• These comings and goings embellished Liverpool with a huge part of the character that set it above other, sadder, land-locked places.
  • So among the long roll-call of Liverpool and Merseyside firsts, I would like to add another contender. I think the ocean liner can justifiably be a means of transport that Liverpool practically invented.
  • Prior to this, the Mersey, of course, had forest-like fleets of sailing ships reaching out across the world. But when Samuel Cunard won the transatlantic mail contract and his first ship, RMS Britannia paddled out of Coburg Dock and the Mersey for Boston in 1840, a new and remarkable era began.

The Mersey’s role was further cemented by IK Brunel’s SS Great Britain, which made her maiden voyage from Liverpool to New York in 1845, in just two weeks.

  • Great Britain was important as she was a propeller-driven ship, as opposed to a paddle steamer, and set the pattern for every passenger ship that followed.

Liverpool companies, especially White Star Line, developed the basic design, refining it from being a mere mode of travel into the floating palaces that fill everyone’s imaginations.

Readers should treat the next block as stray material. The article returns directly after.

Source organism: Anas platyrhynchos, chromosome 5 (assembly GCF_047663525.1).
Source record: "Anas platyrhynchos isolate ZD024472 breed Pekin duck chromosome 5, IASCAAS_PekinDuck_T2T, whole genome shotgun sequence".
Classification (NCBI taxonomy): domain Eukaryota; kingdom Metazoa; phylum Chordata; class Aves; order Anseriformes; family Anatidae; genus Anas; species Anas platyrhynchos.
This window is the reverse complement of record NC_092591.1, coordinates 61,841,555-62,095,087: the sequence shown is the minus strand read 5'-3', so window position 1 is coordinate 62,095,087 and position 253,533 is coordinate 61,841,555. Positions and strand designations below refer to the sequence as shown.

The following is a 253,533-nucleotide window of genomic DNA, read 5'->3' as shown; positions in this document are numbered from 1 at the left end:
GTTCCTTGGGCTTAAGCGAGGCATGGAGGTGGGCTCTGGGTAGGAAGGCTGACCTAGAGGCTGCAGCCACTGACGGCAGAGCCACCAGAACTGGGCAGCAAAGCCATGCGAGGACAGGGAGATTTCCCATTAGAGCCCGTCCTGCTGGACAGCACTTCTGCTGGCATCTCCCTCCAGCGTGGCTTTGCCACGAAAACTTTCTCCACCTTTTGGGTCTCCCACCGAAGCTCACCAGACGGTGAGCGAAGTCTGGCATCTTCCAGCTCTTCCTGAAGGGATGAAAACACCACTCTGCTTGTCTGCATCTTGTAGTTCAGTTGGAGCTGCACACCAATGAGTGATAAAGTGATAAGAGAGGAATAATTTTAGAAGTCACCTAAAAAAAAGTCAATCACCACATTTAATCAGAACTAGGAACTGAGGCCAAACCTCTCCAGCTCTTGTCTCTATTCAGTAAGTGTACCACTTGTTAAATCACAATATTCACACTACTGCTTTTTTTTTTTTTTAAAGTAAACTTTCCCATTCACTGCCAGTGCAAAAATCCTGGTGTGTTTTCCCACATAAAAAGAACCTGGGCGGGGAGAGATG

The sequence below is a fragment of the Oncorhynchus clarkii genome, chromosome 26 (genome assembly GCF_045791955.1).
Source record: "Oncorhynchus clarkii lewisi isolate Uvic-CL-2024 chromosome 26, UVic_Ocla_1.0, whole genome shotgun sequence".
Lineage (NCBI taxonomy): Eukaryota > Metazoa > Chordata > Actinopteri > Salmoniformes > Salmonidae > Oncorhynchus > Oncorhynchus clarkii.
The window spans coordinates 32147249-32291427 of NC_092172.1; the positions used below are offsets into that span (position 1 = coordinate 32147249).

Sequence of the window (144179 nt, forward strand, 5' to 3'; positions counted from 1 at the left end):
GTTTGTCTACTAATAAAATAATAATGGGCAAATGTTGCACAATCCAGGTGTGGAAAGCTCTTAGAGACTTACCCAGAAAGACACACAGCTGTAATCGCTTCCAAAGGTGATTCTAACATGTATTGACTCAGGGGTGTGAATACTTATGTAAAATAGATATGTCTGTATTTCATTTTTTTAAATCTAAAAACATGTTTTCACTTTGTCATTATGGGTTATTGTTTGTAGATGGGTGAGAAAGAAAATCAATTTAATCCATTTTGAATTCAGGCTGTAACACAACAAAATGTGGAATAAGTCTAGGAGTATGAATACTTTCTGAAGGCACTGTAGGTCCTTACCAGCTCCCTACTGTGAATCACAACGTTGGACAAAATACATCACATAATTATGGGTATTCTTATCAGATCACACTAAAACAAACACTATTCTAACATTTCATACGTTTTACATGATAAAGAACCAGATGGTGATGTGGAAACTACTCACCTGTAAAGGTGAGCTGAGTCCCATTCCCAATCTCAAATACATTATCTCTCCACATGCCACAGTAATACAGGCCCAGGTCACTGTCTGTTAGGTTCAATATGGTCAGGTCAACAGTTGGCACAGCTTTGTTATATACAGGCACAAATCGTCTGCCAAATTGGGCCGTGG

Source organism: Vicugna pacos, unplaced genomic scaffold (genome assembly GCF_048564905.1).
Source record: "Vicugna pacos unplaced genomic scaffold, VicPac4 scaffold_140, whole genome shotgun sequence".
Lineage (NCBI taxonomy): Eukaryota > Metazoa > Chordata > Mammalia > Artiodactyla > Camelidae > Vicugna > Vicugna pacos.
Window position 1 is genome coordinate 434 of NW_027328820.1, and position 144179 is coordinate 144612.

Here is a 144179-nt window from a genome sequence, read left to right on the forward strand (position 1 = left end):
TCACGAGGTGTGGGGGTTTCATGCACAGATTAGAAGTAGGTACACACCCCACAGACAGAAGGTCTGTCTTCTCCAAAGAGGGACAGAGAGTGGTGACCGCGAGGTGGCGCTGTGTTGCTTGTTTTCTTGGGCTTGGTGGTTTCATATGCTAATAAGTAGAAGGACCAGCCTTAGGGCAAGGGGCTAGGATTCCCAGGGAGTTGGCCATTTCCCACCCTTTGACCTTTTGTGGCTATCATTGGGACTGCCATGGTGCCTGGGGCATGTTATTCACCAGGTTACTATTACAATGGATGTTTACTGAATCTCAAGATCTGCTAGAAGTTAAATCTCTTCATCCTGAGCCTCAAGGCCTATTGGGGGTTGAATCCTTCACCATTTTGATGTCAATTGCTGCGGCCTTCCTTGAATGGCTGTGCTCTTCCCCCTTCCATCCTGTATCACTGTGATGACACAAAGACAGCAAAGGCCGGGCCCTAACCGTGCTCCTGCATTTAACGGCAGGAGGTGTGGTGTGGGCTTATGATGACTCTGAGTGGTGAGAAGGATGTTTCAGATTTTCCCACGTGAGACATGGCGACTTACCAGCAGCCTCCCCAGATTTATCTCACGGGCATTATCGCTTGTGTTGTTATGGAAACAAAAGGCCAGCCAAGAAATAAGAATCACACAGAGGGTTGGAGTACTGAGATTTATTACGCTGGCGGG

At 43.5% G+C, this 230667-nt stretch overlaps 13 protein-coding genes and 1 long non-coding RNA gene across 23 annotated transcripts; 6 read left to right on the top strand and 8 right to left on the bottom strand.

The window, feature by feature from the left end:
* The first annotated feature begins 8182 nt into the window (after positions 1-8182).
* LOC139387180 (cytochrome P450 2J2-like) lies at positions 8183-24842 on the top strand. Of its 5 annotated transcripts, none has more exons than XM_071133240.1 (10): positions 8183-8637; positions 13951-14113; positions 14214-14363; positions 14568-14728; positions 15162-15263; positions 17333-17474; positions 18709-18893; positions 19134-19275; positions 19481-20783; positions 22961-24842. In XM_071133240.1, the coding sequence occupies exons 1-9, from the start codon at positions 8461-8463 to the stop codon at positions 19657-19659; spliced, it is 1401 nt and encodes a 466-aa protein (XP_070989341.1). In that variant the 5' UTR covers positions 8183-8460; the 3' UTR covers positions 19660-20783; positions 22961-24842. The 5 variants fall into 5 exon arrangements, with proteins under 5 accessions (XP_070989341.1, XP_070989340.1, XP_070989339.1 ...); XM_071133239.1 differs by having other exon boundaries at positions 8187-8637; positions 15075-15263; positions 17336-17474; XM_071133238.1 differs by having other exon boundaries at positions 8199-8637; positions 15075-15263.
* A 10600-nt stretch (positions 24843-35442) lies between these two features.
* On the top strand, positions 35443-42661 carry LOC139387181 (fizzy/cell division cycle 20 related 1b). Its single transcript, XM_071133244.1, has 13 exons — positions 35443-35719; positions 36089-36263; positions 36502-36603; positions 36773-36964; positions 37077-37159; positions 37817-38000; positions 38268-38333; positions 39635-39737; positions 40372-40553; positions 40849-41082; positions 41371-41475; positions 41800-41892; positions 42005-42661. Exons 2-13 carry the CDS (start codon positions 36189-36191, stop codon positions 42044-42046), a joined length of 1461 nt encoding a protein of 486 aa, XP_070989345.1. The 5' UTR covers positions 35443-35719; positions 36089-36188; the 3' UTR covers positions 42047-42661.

The Liverpool Daily Post & Echo’s Great Mersey Liners book harks back to the last decades of this golden era when the Mersey was on the crest of the waves that Britannia ruled.

  • Although I experienced the last years of the passenger traffic from waterfront visits, it still astonishes me how much this business was woven into the city’s life.

With this defining role in British life lost, it is no wonder that the city still flails around to find a new and meaningful direction.

  • While we cling to The Beatles today as totems of the city’s unique character, they were driven forward by the collision between the city’s Celtic music tradition and the new US rock and roll records brought back by ships’ crews.

Sifting through hundreds of fabulous archive images for this book, I was instantly reminded of a time when the Mersey and its men and women were at the hub of an astonishing web of global trade routes.

  • This was when Liverpool, by definition, was a world-class city, when secondary school pupils were routinely taught Spanish to get jobs on the South American- bound liners.
  • Imagine the opportunity for travel when, a mere taxi-ride away laden with steamer trunks, anybody with the fare could board ocean liners at Liverpool’s Princes Landing Stage, adjacent to the Pier Head.